Use Three Points of Contact When Climbing Ladders

Safety for our staff and member-owners is of the utmost importance to the team at CHS Prairie Lakes. Read below to learn more about how to safely climb ladders and up equipment.

Three Points of Contact

The safest way to mount and dismount vehicles, equipment, and ladders is to maintain three points of constant contact. That means one hand and two feet, or two hands and one foot – at all times. Anything less and you’re risking a fall. 

Proper form for climbing up equipment.

Tips for Using the THREE POINT System:
– Always face towards the equipment.
– Get a firm grip on the rails or handles.
– Look for obstacles on the ground before exiting.
– Mount and dismount when the equipment is stopped.
– Break the three-point contact only when you reach the ground, cab, or platform.
– Slow down and take extra care in wet, snowy, or icy weather.
– Avoid wearing loose or torn clothing that can catch on the equipment.
– Wear shoes with good support.

Common Mistakes to Avoid:
– Never jump – you may land off balance or on an uneven surface and fall.
– Don’t climb down with something in your free hand – put it on the vehicle floor and reach up for it when you get to the ground.
– Don’t use tires or wheel hubs as a step surface.
– Don’t use the door frame or door edge as a handhold.

See this and other seasonally-relevant safety tips on our website!

Meet Our 2019 Interns

Get to know members of our 2019 summer intern team below. The group started mid-May and will be with us until August, where all are returning to college to pursue a degree in their selected fields. We wish them all the best this summer and hope they learn a lot to utilize in their future careers!

Area producers share in local CHS patronage distribution

HERMAN, MINNESOTA, April 8, 2019 – Eligible farmer-owners of CHS Border States and CHS New Horizons, two retail businesses that consolidated on Sept. 1, 2018, and now form the CHS retail business based out of Herman, Minnesota, shared in the recent distribution of cash patronage and equity based on business done with the co-op.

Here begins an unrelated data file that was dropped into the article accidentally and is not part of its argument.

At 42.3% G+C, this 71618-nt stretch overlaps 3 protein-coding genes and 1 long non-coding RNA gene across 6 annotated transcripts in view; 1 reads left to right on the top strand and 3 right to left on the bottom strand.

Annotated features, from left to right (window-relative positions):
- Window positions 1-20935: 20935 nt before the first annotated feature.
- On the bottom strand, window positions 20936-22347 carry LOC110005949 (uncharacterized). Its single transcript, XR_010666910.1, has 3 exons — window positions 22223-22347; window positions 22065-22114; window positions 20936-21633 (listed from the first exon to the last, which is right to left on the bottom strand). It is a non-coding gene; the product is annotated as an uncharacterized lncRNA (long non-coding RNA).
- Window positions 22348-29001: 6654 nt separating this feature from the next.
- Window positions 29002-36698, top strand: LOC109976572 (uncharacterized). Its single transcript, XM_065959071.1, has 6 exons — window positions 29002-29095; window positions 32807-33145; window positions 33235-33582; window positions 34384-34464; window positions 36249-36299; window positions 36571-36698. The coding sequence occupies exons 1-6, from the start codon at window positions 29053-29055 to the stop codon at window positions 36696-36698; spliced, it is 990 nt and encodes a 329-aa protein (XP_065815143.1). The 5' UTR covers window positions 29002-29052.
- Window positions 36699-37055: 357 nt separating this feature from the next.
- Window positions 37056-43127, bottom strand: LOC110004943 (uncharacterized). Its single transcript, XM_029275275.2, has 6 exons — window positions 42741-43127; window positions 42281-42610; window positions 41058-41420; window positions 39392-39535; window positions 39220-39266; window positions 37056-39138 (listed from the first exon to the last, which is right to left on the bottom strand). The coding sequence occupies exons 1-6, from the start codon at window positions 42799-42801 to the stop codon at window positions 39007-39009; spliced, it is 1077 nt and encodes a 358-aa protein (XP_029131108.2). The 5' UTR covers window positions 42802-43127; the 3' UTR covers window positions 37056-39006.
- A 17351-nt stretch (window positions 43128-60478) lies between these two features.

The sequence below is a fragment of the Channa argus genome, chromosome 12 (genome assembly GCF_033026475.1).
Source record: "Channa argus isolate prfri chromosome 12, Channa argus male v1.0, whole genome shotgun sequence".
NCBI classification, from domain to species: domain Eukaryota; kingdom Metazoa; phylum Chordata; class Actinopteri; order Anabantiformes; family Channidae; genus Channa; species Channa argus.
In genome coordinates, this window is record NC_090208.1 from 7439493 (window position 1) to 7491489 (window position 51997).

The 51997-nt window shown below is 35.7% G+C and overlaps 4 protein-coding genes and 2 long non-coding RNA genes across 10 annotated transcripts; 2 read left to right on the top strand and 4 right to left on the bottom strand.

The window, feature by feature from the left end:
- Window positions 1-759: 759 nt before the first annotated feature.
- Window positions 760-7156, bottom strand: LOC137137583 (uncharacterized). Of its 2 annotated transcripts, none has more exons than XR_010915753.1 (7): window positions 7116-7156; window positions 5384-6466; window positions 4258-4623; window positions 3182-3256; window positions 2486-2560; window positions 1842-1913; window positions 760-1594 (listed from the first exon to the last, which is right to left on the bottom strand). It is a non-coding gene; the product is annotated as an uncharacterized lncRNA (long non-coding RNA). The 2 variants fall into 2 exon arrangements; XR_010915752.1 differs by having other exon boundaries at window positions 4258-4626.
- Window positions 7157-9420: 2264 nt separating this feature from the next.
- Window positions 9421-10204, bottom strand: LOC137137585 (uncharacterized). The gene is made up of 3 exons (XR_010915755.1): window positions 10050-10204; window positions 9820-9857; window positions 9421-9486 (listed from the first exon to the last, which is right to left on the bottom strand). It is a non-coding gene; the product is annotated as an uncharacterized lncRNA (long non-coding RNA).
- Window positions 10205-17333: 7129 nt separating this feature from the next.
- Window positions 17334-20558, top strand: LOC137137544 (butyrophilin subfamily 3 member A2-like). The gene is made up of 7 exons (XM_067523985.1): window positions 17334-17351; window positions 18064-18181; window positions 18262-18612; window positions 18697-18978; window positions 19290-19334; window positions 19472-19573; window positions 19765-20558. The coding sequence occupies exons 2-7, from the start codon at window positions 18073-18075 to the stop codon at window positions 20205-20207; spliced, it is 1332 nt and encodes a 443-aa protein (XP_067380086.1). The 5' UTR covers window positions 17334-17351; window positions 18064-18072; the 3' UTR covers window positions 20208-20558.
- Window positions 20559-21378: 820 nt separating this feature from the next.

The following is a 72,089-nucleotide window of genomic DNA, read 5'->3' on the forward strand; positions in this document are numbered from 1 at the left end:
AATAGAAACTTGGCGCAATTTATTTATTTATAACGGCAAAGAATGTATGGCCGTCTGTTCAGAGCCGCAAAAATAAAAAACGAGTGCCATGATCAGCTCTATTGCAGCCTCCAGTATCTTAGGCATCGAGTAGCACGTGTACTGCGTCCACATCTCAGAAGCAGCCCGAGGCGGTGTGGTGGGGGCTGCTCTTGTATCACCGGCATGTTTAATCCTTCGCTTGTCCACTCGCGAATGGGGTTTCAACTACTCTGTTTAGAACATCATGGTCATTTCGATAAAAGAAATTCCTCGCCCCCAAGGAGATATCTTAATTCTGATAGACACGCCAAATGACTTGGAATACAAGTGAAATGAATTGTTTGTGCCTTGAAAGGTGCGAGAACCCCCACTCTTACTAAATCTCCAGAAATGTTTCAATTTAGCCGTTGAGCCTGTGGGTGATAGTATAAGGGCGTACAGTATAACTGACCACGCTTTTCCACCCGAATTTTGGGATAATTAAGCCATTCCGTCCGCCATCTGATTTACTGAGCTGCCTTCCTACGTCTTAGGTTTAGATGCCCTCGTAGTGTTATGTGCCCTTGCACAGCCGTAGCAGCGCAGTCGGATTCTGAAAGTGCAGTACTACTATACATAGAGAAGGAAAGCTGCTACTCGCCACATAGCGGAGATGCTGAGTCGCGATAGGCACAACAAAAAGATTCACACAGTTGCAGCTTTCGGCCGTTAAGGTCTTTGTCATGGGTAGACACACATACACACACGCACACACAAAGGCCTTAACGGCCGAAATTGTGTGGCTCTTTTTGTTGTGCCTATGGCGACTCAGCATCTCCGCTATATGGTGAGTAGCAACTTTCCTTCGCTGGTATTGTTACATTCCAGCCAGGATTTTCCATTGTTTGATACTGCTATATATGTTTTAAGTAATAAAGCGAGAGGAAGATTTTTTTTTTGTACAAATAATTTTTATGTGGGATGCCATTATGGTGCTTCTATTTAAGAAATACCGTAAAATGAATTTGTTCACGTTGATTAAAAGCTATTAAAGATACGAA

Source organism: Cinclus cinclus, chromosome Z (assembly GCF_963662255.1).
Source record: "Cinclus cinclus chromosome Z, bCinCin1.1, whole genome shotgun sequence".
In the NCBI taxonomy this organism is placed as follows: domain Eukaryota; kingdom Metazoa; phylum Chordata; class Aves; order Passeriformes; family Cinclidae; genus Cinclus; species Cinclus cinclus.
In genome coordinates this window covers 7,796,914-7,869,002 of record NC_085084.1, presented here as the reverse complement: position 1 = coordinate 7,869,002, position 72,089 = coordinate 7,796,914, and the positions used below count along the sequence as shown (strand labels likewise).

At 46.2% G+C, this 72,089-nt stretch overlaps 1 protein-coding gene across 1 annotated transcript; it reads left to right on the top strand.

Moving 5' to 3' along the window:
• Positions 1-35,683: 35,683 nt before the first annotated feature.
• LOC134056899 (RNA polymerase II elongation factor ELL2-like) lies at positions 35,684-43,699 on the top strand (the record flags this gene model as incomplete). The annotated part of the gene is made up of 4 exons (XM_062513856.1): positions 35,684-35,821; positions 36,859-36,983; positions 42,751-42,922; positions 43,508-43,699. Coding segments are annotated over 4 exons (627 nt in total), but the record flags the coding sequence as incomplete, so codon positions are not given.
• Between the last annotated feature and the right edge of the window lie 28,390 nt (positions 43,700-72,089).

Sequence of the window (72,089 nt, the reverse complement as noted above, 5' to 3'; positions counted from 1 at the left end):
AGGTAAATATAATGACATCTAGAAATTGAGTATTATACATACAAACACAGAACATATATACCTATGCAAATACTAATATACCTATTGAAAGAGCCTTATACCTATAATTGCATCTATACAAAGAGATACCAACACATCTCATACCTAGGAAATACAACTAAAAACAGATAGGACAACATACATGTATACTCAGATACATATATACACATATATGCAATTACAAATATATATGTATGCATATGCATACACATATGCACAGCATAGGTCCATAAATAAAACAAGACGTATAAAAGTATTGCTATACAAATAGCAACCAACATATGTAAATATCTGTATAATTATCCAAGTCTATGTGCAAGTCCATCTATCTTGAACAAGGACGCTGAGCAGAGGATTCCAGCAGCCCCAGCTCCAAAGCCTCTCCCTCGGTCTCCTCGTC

“We’re extremely proud to share this important cooperative membership benefit with our customers,” said Jerry Kramer, general manager. “Delivering an economic return to them on the business they do with CHS is one more way we help our owners grow.”

CHS Border States allocated a total of $1,515,071.64 in patronage dividends to its eligible members based on business done Sept. 1, 2017 – Aug. 31, 2018, of which $267,713.25 is being paid out in cash. CHS New Horizons allocated a total of $2,215,658.20 in patronage dividends to its eligible members during that same time period, of which $592,958.38 is being paid out in cash.

Overall, CHS Inc. will return $150 million in cash patronage and equity redemption to its owners in 2019, part of the cooperative’s commitment to sharing profits with our owners and returning money to rural America where it can be reinvested in the community. More than 840 local cooperatives and 25,000 farmers share in this distribution of cash patronage and equity redemptions.

The percentage returned to owners is determined annually by the CHS Board of Directors.  

“Returning cash to our owners enables farmers, ranchers and cooperatives to invest in their own futures,” said Dan Schurr, chairman of the CHS Board.

In the past 12 years, CHS has returned about $3.5 billion to its owners in the form of cash patronage.

The Herman-based retail business delivers agronomy, energy and grain products and services to Minnesota and South Dakota ag producers and other customers from 19 locations. It is part of CHS Inc., a leading global agribusiness owned by farmers, ranchers and cooperatives across the United States. Diversified in energy, agronomy, grains and foods, CHS is committed to helping its customers, farmer-owners and other stakeholders grow their businesses through its domestic and global operations. CHS supplies energy, crop nutrients, grain marketing services, animal feed, food and food ingredients along with financial and risk management services. The company operates petroleum refineries/pipelines and manufactures, markets and distributes Cenex® brand refined fuels, lubricants, propane and renewable energy products.